by Greg Walcher, E&E Legal Senior Policy Fellow
As appearing in the Daily Sentinel

In the 1920s a tremendous real estate boom convinced investors all over the country to buy development land in Florida, much of which turned out to be undevelopable swampland. It resulted in anti-fraud legislation, and is forever known by the common expression, “If you buy that, I have some land in Florida for you.”

“Caveat emptor” is the Latin legal term, meaning “let the buyer beware,” a contract law principle in the sale of real property, in which the buyer is assumed to have the ability to find out what he is buying in advance. He cannot blame the seller later if the property turned out to have issues he could have known about, had he checked. The principle certainly applies to speculators buying farmland in the Grand Valley, hoping to make money by sending the water downstream to California.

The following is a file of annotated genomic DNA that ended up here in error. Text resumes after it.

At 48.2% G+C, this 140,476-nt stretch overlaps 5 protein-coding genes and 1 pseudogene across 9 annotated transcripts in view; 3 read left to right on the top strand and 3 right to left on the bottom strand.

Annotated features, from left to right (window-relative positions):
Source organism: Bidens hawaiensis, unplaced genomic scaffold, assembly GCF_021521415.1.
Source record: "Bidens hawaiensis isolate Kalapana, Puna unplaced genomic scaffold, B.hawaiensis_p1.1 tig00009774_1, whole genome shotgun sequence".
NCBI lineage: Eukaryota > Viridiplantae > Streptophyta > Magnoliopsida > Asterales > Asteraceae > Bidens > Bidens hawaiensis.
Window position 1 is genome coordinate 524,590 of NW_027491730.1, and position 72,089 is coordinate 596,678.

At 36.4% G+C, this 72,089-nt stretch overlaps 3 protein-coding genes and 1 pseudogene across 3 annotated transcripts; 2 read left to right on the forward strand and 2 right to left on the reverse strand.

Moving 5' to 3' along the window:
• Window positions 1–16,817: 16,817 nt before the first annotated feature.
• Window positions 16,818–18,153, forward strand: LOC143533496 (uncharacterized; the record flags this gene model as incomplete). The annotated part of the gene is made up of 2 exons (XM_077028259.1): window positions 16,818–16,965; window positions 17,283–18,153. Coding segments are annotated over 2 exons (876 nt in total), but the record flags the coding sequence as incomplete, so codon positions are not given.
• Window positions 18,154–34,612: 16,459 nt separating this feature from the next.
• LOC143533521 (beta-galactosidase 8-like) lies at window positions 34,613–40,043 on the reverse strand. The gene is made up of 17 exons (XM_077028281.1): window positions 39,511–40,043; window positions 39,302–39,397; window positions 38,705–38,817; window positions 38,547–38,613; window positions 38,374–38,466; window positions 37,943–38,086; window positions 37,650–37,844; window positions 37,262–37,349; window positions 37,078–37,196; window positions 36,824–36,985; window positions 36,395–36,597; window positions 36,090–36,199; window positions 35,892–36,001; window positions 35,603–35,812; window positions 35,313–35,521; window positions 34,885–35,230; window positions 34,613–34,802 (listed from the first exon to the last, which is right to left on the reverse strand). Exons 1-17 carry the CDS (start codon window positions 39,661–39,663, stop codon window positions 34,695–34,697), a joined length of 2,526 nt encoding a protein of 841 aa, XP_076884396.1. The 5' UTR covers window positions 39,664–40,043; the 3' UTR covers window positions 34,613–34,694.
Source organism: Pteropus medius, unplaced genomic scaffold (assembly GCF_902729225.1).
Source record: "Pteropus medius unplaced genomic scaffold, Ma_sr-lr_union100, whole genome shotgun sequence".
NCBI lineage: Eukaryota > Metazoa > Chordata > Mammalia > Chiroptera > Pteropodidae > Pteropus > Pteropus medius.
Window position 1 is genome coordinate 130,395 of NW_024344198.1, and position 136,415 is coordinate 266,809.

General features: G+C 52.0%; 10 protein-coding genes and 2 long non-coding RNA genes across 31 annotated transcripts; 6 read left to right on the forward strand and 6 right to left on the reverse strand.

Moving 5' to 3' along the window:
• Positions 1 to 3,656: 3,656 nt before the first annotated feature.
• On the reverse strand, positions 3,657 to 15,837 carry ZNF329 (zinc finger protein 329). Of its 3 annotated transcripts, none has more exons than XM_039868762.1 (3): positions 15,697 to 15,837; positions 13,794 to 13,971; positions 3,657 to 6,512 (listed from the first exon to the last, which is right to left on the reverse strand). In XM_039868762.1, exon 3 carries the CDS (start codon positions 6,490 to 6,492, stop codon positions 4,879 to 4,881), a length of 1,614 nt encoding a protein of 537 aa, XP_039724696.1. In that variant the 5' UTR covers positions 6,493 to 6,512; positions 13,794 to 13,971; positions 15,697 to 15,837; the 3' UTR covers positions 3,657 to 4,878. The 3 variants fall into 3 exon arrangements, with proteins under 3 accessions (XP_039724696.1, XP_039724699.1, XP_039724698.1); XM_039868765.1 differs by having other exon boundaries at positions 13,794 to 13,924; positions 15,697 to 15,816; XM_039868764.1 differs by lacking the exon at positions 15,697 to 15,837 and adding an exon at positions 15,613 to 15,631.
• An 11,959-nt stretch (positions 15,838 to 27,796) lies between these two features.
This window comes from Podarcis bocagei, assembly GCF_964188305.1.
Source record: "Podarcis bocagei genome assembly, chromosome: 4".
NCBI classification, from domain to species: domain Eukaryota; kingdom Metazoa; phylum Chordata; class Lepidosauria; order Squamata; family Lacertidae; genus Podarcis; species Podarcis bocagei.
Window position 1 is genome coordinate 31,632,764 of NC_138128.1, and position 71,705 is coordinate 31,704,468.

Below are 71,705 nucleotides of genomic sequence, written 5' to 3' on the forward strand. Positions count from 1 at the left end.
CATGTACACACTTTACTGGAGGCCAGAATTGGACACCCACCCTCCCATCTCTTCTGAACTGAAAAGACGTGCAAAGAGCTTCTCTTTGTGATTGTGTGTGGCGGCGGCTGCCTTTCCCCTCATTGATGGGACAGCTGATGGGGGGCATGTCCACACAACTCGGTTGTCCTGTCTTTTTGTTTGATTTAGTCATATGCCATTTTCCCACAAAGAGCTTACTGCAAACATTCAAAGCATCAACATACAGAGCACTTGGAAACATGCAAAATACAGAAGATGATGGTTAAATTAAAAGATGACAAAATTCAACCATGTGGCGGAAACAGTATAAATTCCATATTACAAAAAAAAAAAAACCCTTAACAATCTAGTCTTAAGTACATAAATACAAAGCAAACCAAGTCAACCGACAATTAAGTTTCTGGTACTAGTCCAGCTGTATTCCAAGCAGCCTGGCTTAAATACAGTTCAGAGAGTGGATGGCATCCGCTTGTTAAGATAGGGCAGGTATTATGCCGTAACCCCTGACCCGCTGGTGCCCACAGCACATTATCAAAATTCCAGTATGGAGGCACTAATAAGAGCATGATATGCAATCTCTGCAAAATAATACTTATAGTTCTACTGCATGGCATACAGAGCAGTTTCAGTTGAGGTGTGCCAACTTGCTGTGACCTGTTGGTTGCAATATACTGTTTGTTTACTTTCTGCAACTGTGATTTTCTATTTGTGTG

In the arid West, water is often worth more than land. So buying land in order to obtain the water rights is not uncommon, especially on the Eastern Plains, where entire counties of once-productive farmland has been dried up by thirsty cities like Aurora and Colorado Springs. But there is a problem with that in western Colorado, because the thirsty cities are downstream, especially in California. And transferring Colorado agricultural water to California, though it could be highly profitable, is illegal. So is speculating in water.